Are We in Control or on Autopilot?

Many efforts to change fail, because they are too logical!

Posted Feb 13, 2018

The brain gives rise to all our mental experiences, it causes our emotions, thoughts, actions and decisions. But, it is not a homogeneous processor using repetitive predictable computations for these mental experiences. If we were to sluggishly organize the vastness of its computations, we would end up with a dual brain, where all our mental experiences are the outcome of two systems: a logical conscious and a reflexive non-conscious one.

The conscious system is within our awareness, it is intentional, voluntary, logical, tries to maximize efficiency, gives us some sense that we are in control. In return this system requires two things to function: time and your willingness to exert effort.The non-conscious system is largely if not entirely outside our awareness, reactionary, irrational, effortless and fast. In fact, once activated we don’t have much control because of its reflexive nature-ejecting mental reflexes.

We like to think that we are in control a 100 percent of the time, and that decisions we make are the result of logical and rational computations. Legally and socially we are held accountable for any errors in computations.

Here is the thing that many studies in the field of psychology have shown: The hero is not the conscious logical system, but rather it is the reflexive non-conscious system that runs the show a lot of the time. As technology advances and allows scientists backstage to eavesdrop on the brain, more and more neuro-scientific studies support the notion of a dual brain.

Paradoxically, the lesson “We are in control, we just need to make the intention…” was one of the first lessons I learned in my masters of counseling psychology.

No one can humiliate you without your permission.

The idea here is that upon our orders, our logical conscious mind can dress our egos in a shield that protects us from hurtful words. Unfortunately, our logical mind comes in a bit too late, after our reflexive mind has shrunken our ego to a size too small for the in-preparation logical shield. Words have a powerful impact on our non-conscious! People’s words shuffle mindsets in our mind, and selects internal schema that match the words uttered.

For example, if someone tells you: “You are not good enough,” your non-conscious finds previous situations where you failed and brings it into your conscious stream.

The brain is not only a sensation translator, but it automatically engages in perception. Perception is the story that the non-conscious brain makes from the sensations it receives from the environment. Because, this is a reflexive process, you cannot stop it. For example, look at the word below, but do NOT read it or process its color (For more examples, watch the TEDx talk), I can give all kinds of instructions to your logical conscious brain, but that won’t stop the non-conscious one from reflexively reading the word and processing its colors (if your eyes are open).

If you want to entertain yourself with a heated match between the conscious and unconscious brain, try the Stroop test in the TEDx video.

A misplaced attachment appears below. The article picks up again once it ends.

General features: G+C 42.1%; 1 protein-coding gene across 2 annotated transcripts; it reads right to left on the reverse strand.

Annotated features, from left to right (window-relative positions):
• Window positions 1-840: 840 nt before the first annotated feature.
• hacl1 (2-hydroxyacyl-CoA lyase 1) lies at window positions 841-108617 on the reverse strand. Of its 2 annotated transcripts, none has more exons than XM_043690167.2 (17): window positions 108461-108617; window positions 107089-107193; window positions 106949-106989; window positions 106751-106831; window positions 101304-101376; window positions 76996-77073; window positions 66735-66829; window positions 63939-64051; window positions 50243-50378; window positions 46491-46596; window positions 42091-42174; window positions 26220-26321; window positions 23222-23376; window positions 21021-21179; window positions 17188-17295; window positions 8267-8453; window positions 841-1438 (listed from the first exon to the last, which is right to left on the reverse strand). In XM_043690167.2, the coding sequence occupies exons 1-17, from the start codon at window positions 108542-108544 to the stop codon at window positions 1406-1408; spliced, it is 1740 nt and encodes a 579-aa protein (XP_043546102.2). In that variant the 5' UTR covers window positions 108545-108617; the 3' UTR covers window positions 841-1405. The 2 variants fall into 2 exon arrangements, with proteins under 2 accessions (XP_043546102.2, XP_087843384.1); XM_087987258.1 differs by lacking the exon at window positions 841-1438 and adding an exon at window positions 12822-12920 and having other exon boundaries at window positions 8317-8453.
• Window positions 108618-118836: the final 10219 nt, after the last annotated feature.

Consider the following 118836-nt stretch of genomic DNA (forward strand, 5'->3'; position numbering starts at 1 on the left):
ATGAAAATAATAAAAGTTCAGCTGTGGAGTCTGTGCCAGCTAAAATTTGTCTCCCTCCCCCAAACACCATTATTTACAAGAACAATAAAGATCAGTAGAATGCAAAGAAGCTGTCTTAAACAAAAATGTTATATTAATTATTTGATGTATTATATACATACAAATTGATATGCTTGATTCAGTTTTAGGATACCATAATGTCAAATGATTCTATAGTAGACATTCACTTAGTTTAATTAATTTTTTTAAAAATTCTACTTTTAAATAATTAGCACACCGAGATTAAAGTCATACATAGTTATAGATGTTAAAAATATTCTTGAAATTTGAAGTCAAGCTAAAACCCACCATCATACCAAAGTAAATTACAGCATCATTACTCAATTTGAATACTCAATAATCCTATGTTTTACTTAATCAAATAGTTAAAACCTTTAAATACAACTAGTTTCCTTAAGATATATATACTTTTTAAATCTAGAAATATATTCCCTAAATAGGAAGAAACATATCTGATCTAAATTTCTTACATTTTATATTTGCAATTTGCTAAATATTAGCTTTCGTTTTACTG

What does the Stroop effect look like in the real world? We have all been instructed in social etiquette 101: Not to Judge People. We even have come up with clichés like: “Don’t judge the book by its cover.” 

Again, these instructions are similar to look at a word but don’t process it. Regardless of instructions unless you close your eyes, your non-conscious mind will reflexively read it. Judgment is expectations based on pre-programmed mindsets or scripts, and yes when it comes to race we call them stereotypes. We can ambitiously do many workshops to make sure that the hiring committees, the admitting committees at universities, doctors, teachers, and people who make decisions that have serious impact on our future are not racist/ sexist/xenophobic/Islamophobic… But the truth is these workshops mostly appeal to the logical conscious brain and these mis-computations are reflexes of the non-conscious brain. So, at best these workshops will prevent deliberate prejudice.

For efforts to be successful, we have to target both the logical conscious and reflexive non-conscious brain.

So, when both minds wrestle, the reflexive non-conscious one often wins. For two reasons, it is fast, and second, because the logical mind requires effort and we are generally lazy. In fact, this is so prevalent that psychologists call it the “law of least effort” and some of us are even what social psychologists call “cognitive misers” trying to avoid thinking too hard. Even, when the brain gets damaged, the non-conscious mind is the last to go. For example, people who are blind because of cortical brain damage, can still respond to objects that they cannot consciously see! In many amnesiacs, the conscious part of memory is compromised and not the non-conscious components, so amnesiacs can act on memories they clearly say that they cannot remember.

Of course, there are ways to re-program your non-conscious so that it works to your advantage. When I train professionals, the hardest part is to get them to acknowledge that their non-conscious is operating most of the time. But once they concede to their non-conscious, it is much easier to help them reprogram it.

In a nutshell: A mind that is exposed to garbage eventually stinks.

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